| Author: | Date: May 13, 2010
In brief: Steve Ives, Taptu CEO, recounts the key takeaways of the new report showing the growth of Mobile Touch Web sites outpaces the growth of apps in the Apple and Android app stores why commerce rocks on the Mobile Touch Web PLUS a look a the Virtual Roundtable and what mobile industry entrepreneurs, authorities and pundits think about the Mobile Touch Web and the potential impact on how we live, work and shop.
Taptu, the search and discovery engine that indexes touchscreen content, reports that the Mobile Touch Web – websites and destinations created specifically for access via touchscreen devices such as the Apple iPhone – has grown 35 percent since last quarter. Unlike other mobile Web content, this content stands out through finger-friendly layouts and light-weight pages that are faster to load over cellular networks. The report, which covers January 2010 thru April 2010, also shows Mobile Touch Web sites rose to 440,100 from 326,600 in January.
| Author: | Date: December 17, 2009
Editor's note: A range of content discovery issues continue to plague mobile operators and content companies on-portal. Add the explosion of content off-portal and the advance of applications stores and finding (and buying) what we like can be like looking for a proverbial needle in hay stack.
Topic: Mobile Research
| Author: | Date: November 20, 2009
Regular readers will recall that I am sharply focused on tools/technologies and companies providing personalization and recommendations solutions to mobile operators and content owners. My passion stems from my own ongoing research into content discovery and – more recently – work on a new report on mobile personalization and recommendation. (If you are a company in this space, then I invite you to contact me directly.)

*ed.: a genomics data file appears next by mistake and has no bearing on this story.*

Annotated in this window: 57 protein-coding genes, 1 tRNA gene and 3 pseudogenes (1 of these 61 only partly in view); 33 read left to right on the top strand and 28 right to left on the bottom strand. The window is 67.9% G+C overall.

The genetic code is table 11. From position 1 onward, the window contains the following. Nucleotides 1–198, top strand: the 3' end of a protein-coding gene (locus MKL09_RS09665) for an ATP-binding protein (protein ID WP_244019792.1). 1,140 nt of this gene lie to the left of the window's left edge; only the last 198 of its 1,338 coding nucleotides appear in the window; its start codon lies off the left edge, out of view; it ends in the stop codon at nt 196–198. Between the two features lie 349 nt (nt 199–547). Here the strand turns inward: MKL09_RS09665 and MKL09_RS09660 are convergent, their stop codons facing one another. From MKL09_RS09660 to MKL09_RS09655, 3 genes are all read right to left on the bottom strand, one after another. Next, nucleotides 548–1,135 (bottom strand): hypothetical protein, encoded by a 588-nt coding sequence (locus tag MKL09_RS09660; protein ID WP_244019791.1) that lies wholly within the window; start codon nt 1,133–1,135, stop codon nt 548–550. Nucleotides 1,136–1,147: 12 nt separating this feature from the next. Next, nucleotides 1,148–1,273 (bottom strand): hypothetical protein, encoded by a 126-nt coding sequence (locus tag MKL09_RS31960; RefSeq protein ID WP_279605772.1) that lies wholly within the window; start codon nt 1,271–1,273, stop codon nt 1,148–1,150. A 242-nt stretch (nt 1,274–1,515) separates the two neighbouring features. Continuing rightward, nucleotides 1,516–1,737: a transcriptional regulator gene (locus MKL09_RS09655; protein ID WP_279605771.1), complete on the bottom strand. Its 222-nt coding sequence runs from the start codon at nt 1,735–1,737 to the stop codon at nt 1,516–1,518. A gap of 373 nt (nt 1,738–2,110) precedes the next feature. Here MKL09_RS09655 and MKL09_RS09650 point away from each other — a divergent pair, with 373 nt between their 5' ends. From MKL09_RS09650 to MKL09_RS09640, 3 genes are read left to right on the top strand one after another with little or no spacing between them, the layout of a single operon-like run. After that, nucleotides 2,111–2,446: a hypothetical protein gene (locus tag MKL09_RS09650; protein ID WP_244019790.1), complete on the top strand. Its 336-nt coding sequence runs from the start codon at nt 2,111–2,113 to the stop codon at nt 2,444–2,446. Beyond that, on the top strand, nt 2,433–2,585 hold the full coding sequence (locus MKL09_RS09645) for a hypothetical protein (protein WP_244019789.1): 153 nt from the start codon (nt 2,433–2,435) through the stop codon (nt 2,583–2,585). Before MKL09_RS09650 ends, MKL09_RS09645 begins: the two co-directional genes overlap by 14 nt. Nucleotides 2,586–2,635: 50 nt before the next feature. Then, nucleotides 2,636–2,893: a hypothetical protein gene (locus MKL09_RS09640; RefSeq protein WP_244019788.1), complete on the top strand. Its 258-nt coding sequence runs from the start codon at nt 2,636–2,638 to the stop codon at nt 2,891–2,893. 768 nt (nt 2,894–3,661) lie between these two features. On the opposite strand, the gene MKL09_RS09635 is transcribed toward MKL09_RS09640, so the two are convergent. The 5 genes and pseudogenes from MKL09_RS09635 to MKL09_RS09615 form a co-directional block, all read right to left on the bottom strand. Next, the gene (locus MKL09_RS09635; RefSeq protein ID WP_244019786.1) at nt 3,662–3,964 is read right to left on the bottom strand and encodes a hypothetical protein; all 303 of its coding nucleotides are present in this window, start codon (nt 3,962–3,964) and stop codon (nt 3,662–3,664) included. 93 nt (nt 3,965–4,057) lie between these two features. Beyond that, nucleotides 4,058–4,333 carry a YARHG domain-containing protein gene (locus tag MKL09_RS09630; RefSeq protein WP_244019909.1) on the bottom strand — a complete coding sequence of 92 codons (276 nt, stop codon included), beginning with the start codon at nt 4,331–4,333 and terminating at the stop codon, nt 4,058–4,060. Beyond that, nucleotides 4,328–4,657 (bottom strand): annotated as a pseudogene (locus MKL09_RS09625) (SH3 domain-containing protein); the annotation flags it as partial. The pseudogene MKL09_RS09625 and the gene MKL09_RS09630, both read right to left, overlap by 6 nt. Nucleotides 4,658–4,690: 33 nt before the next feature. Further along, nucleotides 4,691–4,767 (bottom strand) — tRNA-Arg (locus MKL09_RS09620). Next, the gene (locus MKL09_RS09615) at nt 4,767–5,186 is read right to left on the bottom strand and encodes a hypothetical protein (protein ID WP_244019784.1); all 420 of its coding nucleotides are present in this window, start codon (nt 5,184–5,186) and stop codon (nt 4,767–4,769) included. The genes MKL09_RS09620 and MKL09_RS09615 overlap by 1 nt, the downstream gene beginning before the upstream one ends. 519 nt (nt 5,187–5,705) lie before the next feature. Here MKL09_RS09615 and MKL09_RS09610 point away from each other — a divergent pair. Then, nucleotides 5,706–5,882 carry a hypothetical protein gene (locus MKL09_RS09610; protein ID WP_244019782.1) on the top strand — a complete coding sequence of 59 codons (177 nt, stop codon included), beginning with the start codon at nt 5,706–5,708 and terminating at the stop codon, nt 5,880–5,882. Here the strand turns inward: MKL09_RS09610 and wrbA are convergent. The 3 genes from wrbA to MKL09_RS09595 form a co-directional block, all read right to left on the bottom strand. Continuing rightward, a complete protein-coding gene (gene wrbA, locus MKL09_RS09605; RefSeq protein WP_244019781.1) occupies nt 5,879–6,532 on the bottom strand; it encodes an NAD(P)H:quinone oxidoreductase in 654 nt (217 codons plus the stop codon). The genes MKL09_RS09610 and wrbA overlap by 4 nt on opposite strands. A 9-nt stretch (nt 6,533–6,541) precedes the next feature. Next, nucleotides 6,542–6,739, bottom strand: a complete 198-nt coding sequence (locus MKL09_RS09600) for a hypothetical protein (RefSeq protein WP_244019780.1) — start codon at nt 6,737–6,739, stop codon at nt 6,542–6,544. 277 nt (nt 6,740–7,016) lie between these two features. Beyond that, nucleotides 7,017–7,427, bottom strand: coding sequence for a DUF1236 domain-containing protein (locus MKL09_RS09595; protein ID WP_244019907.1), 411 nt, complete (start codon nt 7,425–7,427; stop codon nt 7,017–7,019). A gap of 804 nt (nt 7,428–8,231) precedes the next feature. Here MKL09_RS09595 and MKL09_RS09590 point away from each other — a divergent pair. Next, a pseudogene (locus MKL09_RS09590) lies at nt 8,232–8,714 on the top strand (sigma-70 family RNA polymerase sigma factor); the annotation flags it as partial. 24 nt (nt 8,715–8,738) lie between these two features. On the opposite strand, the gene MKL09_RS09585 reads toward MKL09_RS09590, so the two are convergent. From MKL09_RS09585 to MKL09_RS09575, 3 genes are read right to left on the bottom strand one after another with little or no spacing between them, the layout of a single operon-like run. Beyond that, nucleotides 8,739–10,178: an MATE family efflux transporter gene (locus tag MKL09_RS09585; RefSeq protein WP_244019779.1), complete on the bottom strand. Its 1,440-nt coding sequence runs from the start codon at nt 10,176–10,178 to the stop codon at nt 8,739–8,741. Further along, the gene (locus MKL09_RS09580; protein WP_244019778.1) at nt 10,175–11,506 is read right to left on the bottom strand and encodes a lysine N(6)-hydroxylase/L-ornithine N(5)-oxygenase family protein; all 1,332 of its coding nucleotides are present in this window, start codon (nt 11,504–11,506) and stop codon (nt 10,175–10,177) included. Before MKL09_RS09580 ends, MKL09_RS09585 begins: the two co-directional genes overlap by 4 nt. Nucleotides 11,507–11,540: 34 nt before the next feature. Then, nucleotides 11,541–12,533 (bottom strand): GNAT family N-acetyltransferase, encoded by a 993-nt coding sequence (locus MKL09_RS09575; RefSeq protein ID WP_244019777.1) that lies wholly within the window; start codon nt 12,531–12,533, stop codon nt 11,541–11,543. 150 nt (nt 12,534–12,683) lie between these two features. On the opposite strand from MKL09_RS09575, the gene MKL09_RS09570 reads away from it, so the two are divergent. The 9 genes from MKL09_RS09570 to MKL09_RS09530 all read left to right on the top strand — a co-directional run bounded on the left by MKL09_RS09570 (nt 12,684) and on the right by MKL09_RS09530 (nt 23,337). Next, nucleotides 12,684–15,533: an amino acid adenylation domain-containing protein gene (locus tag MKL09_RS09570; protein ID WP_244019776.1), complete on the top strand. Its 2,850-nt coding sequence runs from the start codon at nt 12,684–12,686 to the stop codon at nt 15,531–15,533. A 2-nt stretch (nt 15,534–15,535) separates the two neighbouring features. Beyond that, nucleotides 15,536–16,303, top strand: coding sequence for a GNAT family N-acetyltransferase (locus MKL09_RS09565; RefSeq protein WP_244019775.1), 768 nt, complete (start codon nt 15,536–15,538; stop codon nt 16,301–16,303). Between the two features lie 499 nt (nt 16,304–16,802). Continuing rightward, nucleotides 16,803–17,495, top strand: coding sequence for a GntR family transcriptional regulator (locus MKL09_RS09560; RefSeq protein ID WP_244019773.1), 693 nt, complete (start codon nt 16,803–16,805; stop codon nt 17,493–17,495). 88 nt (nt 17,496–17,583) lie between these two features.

In brief: The discussion of paid content comes to a head with Murdoch's decision to charge for content – no matter what. Is this prudent? What options are available to publishers? We take a look at some ideas and profile a path-breaking new concept from mobile visual search/recognition company Kooaba that may allow old media to leapfrog into new profits. Plus: an invitation to cool digital companies to contact me personally.
| Author: | Date: August 26, 2009
Regular readers will know that I work with a variety of organizations and publications, evaluating companies and candidates for awards ranging from the Meffys
(awarded by the Mobile Entertainment Forum
to recognize excellence and innovation in mobile entertainment and services) to the Smaato
Mobile Advertising Awards (recognizing the best in mobile Web and in-app advertising) to the EContent 100 (a list of the 100 companies that matter most in the digital content industry).
I am proud that EContent named me to its panel of judges to evaluate the 100+ candidates across the categories: classification & taxonomy; collaboration; content commerce; content creation, production, & digital publishing; content delivery; content management; content security; fee-based info services; intranets & portals; mobile content; search engines & technologies; and social media. I'd like to take this opportunity to thank the many mobile and Internet companies that have contacted me to be considered for inclusion in the list, and issue a final call for candidates.
Round 1 of the judging wraps up on September 1, so please reach out to me this week.
(Please note that your contacting me does not compel me to put any company name on the final list of contenders and, of course, in no way guarantees that any company will be named to the list.)
This year my participation in the judging team has not only introduced me to a number of new mobile industry innovators (companies you'll see profiled on MSearchGroove in the coming weeks). It has also exposed me to new thinking about digital content creation and distribution.
The industry is at a critical crossroads. A milestone that speaks volumes: the storm brewing the media and digital industries after Rupert Murdoch’s very public announcement (after posting record losses of $203 million last quarter) that his News Corporation intends to charge for online newspaper content.
WILL WE PAY FOR CONTENT?